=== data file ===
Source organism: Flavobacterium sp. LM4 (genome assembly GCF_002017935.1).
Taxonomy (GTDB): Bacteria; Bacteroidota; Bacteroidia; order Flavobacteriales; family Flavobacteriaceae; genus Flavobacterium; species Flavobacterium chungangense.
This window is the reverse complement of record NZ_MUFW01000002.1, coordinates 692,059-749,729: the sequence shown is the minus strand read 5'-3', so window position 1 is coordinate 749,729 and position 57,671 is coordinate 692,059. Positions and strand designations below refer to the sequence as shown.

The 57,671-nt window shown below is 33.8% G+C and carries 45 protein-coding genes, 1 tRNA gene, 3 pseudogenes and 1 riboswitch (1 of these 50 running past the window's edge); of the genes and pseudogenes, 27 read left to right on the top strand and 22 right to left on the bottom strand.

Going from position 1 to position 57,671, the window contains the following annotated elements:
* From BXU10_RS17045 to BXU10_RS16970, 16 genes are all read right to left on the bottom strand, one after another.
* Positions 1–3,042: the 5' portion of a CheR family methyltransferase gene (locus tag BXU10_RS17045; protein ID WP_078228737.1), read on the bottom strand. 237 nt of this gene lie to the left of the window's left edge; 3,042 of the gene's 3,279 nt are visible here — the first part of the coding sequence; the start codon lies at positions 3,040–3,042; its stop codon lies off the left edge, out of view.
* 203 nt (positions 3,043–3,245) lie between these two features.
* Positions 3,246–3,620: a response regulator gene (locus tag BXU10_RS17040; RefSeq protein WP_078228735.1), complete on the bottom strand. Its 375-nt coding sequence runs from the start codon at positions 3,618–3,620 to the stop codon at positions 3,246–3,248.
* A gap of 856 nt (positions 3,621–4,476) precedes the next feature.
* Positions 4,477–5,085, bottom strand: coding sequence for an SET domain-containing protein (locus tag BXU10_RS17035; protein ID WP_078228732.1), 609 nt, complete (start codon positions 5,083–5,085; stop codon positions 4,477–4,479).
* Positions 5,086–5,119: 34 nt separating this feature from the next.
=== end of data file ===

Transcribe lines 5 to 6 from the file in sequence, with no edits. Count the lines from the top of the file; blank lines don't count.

Going from position 1 to position 57,671, the window contains the following annotated elements:
* From BXU10_RS17045 to BXU10_RS16970, 16 genes are all read right to left on the bottom strand, one after another.